There is a huge difference between the pregnancy of a poor girl with no ambition for whom a pregnancy, even an unwanted one, may alleviate boredom and guarantee a welfare check, and the pregnancy of an aspiring Olympic athlete for whom a pregnancy spells the end of a dream one had worked for years to realize. To the first girl, an unplanned pregnancy may indeed be little more than an inconvenience. As Bob Dylan said, when you got nothing, you got nothing to lose. To the second girl it is a tragedy of immense proportions.
Similarly, there is a big difference between a woman whose husband makes $100,000 a year facing an unplanned, “unwanted” pregnancy and a woman whose husband is unemployed or making next to nothing facing the same. The first woman may indeed feel constrained by the unplanned pregnancy, yet surely she will still be able to pay the rent, pay the doctor, get her teeth fixed, make the car payment, etc, if she were forced to bring the pregnancy to term. For the second woman, begging or worse may be her only alternative.
Those who claim to support the unborn could do something tangible, if not with their bodies, at least with their money. They could offer poor pregnant women cash to continue their pregnancies: payment of their medical bills for starters, and perhaps payment of maternity-related expenses, including lost wages, in the early weeks, months, and years after their children are born. This would go a long way toward promoting childbirth rather than abortion, especially among pregnant women with little ambition, but those who advocate forcing women to give birth are often the very same people who believe that a pregnant woman is entitled to no support whatsoever, a particularly vicious contention when you consider the tremendous costs associated with carrying, bearing, and rearing a child.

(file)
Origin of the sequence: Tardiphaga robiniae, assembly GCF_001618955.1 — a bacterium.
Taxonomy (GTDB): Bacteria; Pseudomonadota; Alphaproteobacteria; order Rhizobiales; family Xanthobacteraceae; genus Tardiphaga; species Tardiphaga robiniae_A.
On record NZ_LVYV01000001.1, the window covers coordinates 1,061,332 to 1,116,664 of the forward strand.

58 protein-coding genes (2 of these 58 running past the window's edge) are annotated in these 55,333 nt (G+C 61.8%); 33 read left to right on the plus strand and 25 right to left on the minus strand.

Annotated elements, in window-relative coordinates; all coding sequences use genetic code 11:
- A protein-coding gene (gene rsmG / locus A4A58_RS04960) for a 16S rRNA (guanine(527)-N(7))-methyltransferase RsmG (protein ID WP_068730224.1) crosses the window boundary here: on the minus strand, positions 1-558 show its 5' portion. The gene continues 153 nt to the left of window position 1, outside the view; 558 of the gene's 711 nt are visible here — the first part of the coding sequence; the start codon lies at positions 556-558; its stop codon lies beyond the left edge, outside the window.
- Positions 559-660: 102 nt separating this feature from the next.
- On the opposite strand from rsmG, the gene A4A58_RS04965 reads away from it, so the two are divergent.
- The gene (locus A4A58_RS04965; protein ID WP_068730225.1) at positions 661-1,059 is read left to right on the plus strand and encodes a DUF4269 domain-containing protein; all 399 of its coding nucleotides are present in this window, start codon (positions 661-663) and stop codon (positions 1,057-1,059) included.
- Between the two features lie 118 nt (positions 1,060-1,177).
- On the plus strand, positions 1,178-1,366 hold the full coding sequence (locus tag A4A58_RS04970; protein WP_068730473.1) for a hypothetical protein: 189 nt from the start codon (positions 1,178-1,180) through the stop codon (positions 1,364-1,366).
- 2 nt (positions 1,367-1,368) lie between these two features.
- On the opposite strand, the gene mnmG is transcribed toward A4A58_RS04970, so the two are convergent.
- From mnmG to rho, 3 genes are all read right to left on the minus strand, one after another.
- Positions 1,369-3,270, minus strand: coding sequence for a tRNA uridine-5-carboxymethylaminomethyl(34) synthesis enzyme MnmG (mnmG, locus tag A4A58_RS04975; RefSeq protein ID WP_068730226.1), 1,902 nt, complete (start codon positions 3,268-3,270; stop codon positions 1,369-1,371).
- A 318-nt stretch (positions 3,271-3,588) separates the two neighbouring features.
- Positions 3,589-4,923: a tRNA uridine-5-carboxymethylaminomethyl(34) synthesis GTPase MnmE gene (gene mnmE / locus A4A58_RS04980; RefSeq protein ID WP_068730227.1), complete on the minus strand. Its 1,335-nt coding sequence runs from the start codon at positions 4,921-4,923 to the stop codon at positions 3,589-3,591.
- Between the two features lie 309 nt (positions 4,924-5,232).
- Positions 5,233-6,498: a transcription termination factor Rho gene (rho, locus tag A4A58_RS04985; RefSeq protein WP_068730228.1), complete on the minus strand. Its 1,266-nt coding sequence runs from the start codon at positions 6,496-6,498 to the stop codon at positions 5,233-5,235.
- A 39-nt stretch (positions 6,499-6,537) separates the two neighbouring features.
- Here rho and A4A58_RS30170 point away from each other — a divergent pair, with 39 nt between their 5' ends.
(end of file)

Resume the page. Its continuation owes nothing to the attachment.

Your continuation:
And speaking of costs, while pro-lifers try to prevent the willful destruction of the unborn, millions die naturally without any attention paid to their plight. Since the world spends billions trying to prevent the natural destruction of humanity by disease and disaster, why not spend billions on the unborn who are also destroyed by the vagracies of nature?
At the very least, those who claim to support the unborn should make sure they never participate in an abortion procedure by getting, performing, paying for, or aiding or abetting one (like driving someone to an abortion clinic) and never condone or in any way sanction such behaviors by others. To be consistent they would have to refrain from using IUDs or any form of contraception (like birth control pills) that can sometimes interfere with the implantation of a fertilized egg. Lastly, they would have to make sure they didn’t use in-vitro fertilization or in any way support or condone those who do.